Damp proofing is the generic term typically used to describe the installation of preventative measures to stop damp problems occurring within our home.
Timber preservation will occur at some point throughout a property so you need to make sure you speak to a preservation specialist.
However, it is not necessary the right term to describe the actual type of damp affecting the property and often the wrong term used to describe the right damp treatment needed to rectify a damp issue.
There are many different causes of damp within our homes, not just rising damp (the type of damp often associated with damp proofing).
Although most damp issues are much less serious than they actually look, whatever the cause, damp can be bad for our health and the health of our property.
Timber Preservation Specialist Fife
With any damp problems, it is important to correctly identify the damp issue you have before going ahead with a form of damp proofing treatment. It can be very costly if a damp problem is misdiagnosed and the wrong treatment has been applied.
There are 3 main areas that us at LC Joinery deal with and they are woodworm, dry rot and wet rot.
Timber Preservation – Woodworm
The term woodworm is an inaccurate one, as ‘woodworm’ is actually a beetle infestation.
The damage caused to the timbers is due to the feeding of beetle larvae
It is important to identify which infestation we are dealing with, as some infestations require no chemical treatment whilst others require more particular attention.
If you think you have woodworm in the property that needs treated, then get in touch with us on 01592 747047.
Timber Preservation – Dry Rot and Wet Rot
All rot can cause significant damage but it is important to distinguish between dry rot and wet rot.
Dry rot is malignant, which means it will spread in search of fresh timber to attack, even over steelwork, masonry, concrete or through masonry.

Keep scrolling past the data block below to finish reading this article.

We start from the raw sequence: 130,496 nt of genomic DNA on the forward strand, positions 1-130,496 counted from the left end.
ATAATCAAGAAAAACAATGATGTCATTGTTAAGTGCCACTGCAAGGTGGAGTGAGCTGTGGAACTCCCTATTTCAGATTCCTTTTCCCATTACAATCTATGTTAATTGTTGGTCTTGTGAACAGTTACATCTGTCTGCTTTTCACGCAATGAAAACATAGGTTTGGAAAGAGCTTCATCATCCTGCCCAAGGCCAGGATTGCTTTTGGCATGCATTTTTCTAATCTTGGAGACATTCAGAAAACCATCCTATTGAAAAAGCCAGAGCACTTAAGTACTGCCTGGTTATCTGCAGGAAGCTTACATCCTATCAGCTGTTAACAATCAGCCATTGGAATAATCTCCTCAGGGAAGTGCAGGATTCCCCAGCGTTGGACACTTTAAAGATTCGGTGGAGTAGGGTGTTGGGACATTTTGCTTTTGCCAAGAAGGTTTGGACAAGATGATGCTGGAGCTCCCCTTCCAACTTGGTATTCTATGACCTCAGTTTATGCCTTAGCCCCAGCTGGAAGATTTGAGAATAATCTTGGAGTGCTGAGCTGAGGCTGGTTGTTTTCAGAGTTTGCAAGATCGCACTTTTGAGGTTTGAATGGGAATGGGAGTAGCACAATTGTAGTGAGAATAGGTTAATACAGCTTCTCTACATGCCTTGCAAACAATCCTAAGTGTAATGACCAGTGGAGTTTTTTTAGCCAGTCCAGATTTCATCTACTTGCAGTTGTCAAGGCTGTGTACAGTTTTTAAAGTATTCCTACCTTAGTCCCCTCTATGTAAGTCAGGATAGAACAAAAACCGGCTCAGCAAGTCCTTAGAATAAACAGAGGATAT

This means action taken to eliminate it has to be far more extensive.
There is only one species of Dry Rot.
It occurs when excess moisture penetrates the fabric of the building, raising the adjacent timber moisture content to above 20% of the oven-dry weight.
Dry Rot has the ability to travel through brick walls and concrete floors well away from the source of moisture in search of additional timber.
Dry Rot can be serious and expensive, and immediate action should be taken to arrest the problem and minimise further damage.
In contrast, wet rots do not have the ability to spread through masonry, and growth is confined to the immediate area of damp and will cease when the moisture is removed.
Quite often when wet rot is found, it is quite common to find wood-boring weevil infestations attacking the timber at the same time.
All Wet Rot occurs when poor ventilation and high levels of moisture content (above 50%) have been allowed to penetrate the fabric of the building, enabling the Wet Rot fungi to cause the structural break down of timbers. Unlike dry rot, wet rot will remain near the source of moisture.
There are many species of Wet Rot, but it is not necessary to identify them as the treatments required are the same for all of them.
It is vital that the masonry is allowed to dry, otherwise the mycelium growth in the wall will continue to spread and will reinfect any new timbers in the vicinity.
Masonry irrigation is not necessary for wet rots as their mycelium growth does not spread through masonry.
How Do You Take Action Against Dry Rot
In the case of dry rot, an extra step is required.
This involves the fungicidal treatment of the masonry.
This is because dry rot mycelium growth will spread behind wall plaster and through the masonry itself.
To treat the mycelium, affected masonry and wall plaster are removed, then an irrigation process is used whereby holes are drilled to half the depth of the wall, at staggered centres around the perimeter of the affected masonry.
Into these holes a masonry biocide is pumped to refusal and then a surface application is applied to all the exposed masonry.
The treatment has the effect of “sterilising” the masonry to prevent further dry rot mycelium growth.
How Do You Take Action Against Wet Rot
Sometimes it is not possible to easily distinguish between species of wet rot.
In practice, this is not really necessary since the same remedial measures are required to treat all of them.
The primary action is to prevent the cause of the damp problem.
Second, the decayed timber needs to be cut back to “sound” timber and any decayed sections repaired. Finally the affected and surrounding timbers should be treated with a fungicidal spray.
Get In Touch With Us
Get in touch with us today if you require a visit to determine what preservation needs you require by calling us on 01592 747047.